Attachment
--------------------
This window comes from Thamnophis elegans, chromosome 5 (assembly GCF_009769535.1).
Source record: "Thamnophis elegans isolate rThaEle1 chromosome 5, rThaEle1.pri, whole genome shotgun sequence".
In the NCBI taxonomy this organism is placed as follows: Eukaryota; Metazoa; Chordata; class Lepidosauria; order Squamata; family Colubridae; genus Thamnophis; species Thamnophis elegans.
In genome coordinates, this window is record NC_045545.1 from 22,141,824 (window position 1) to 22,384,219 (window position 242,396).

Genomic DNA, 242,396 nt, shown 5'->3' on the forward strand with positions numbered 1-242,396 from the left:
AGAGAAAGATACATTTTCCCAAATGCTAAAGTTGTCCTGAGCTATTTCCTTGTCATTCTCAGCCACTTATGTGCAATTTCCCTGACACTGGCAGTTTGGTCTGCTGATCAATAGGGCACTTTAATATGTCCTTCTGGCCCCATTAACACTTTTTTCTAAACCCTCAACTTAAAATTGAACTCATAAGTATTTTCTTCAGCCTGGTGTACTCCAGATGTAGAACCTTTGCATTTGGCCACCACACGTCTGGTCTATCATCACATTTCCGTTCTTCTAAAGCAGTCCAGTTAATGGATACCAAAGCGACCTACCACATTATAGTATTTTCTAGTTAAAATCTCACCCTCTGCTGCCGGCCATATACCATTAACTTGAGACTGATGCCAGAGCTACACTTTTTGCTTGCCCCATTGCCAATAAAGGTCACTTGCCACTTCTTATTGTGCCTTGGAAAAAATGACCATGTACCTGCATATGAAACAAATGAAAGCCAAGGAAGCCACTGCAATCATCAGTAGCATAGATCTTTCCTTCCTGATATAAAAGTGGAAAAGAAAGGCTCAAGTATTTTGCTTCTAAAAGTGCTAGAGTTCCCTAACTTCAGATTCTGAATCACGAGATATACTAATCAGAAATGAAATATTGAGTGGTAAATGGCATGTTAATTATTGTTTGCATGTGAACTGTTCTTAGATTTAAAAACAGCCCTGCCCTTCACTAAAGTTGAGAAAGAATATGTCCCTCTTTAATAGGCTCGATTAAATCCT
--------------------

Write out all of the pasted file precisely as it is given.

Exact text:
This window comes from Thamnophis elegans, chromosome 5 (assembly GCF_009769535.1).
Source record: "Thamnophis elegans isolate rThaEle1 chromosome 5, rThaEle1.pri, whole genome shotgun sequence".
In the NCBI taxonomy this organism is placed as follows: Eukaryota; Metazoa; Chordata; class Lepidosauria; order Squamata; family Colubridae; genus Thamnophis; species Thamnophis elegans.
In genome coordinates, this window is record NC_045545.1 from 22,141,824 (window position 1) to 22,384,219 (window position 242,396).

Genomic DNA, 242,396 nt, shown 5'->3' on the forward strand with positions numbered 1-242,396 from the left:
AGAGAAAGATACATTTTCCCAAATGCTAAAGTTGTCCTGAGCTATTTCCTTGTCATTCTCAGCCACTTATGTGCAATTTCCCTGACACTGGCAGTTTGGTCTGCTGATCAATAGGGCACTTTAATATGTCCTTCTGGCCCCATTAACACTTTTTTCTAAACCCTCAACTTAAAATTGAACTCATAAGTATTTTCTTCAGCCTGGTGTACTCCAGATGTAGAACCTTTGCATTTGGCCACCACACGTCTGGTCTATCATCACATTTCCGTTCTTCTAAAGCAGTCCAGTTAATGGATACCAAAGCGACCTACCACATTATAGTATTTTCTAGTTAAAATCTCACCCTCTGCTGCCGGCCATATACCATTAACTTGAGACTGATGCCAGAGCTACACTTTTTGCTTGCCCCATTGCCAATAAAGGTCACTTGCCACTTCTTATTGTGCCTTGGAAAAAATGACCATGTACCTGCATATGAAACAAATGAAAGCCAAGGAAGCCACTGCAATCATCAGTAGCATAGATCTTTCCTTCCTGATATAAAAGTGGAAAAGAAAGGCTCAAGTATTTTGCTTCTAAAAGTGCTAGAGTTCCCTAACTTCAGATTCTGAATCACGAGATATACTAATCAGAAATGAAATATTGAGTGGTAAATGGCATGTTAATTATTGTTTGCATGTGAACTGTTCTTAGATTTAAAAACAGCCCTGCCCTTCACTAAAGTTGAGAAAGAATATGTCCCTCTTTAATAGGCTCGATTAAATCCT